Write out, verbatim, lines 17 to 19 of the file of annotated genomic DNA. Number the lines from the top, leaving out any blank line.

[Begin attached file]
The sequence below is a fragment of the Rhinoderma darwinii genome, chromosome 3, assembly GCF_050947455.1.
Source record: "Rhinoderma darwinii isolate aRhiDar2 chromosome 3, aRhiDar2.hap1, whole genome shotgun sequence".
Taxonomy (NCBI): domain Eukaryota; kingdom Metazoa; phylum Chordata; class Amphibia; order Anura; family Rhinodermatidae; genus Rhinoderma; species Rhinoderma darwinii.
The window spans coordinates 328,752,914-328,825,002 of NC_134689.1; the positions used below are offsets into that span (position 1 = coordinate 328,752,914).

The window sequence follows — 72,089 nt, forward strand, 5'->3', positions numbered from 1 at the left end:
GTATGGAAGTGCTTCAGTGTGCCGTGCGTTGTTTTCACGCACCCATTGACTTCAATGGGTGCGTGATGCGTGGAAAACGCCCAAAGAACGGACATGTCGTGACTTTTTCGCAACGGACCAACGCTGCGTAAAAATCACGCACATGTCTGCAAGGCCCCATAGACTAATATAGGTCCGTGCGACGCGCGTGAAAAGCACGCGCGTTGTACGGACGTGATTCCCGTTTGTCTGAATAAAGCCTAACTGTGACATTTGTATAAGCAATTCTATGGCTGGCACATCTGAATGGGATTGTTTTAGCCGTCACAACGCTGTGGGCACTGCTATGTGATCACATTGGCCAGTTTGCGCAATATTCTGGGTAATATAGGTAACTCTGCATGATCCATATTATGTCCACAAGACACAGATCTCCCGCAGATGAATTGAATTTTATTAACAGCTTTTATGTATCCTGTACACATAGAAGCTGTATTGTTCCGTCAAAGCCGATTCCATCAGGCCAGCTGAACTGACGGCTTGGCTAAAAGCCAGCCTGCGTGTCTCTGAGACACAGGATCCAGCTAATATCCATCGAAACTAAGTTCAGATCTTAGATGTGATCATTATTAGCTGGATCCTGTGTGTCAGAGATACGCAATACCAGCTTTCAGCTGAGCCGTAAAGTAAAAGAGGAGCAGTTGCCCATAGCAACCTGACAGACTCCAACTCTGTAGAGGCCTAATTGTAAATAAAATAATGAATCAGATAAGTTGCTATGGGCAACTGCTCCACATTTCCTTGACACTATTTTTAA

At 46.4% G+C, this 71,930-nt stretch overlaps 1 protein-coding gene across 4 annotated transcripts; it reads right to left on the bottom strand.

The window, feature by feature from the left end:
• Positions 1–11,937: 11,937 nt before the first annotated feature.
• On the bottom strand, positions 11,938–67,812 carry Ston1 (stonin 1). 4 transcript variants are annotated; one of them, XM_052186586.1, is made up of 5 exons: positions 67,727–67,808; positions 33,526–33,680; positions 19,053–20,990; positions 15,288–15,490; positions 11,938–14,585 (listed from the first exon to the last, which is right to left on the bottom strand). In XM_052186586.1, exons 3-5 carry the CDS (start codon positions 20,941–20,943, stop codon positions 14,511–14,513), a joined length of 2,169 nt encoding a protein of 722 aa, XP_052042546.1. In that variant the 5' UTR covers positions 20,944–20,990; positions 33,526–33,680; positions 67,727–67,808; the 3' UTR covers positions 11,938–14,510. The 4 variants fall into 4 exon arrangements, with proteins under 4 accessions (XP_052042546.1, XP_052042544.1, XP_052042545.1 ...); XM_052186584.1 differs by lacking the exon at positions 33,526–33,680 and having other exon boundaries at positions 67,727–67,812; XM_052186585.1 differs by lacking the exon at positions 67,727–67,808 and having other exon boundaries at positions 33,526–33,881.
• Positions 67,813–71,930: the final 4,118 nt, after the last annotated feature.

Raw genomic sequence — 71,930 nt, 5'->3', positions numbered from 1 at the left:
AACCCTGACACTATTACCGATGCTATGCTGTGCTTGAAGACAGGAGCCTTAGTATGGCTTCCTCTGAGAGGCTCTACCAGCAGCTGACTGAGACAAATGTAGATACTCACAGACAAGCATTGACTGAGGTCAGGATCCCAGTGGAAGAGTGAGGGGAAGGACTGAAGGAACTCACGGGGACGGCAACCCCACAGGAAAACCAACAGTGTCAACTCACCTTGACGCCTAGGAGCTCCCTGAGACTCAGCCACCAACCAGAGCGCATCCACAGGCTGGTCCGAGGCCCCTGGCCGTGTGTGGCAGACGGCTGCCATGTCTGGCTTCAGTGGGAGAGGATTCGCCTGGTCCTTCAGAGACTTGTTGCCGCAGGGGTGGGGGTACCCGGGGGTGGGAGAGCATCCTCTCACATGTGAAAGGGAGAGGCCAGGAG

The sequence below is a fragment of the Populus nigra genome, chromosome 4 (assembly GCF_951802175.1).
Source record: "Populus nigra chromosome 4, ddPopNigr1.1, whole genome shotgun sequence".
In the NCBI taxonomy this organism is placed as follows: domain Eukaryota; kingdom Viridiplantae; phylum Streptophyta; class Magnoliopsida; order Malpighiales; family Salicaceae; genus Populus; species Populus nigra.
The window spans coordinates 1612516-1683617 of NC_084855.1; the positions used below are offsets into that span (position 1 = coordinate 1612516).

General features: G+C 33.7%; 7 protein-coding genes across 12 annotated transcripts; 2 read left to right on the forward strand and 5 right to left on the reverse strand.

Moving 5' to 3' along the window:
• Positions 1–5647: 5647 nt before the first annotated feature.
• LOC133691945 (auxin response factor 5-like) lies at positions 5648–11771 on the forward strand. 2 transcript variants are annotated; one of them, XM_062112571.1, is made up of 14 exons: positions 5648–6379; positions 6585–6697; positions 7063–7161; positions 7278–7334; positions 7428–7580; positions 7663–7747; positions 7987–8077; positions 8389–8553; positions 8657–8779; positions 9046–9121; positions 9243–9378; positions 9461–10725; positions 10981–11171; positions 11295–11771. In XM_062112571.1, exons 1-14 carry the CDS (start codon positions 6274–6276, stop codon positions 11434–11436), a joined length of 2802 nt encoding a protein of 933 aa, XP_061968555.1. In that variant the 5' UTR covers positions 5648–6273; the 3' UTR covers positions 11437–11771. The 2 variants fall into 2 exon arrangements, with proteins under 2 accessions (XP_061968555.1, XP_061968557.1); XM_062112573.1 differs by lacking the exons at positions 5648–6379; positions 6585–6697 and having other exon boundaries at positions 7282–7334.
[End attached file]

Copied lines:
The window spans coordinates 1612516-1683617 of NC_084855.1; the positions used below are offsets into that span (position 1 = coordinate 1612516).

General features: G+C 33.7%; 7 protein-coding genes across 12 annotated transcripts; 2 read left to right on the forward strand and 5 right to left on the reverse strand.

Moving 5' to 3' along the window: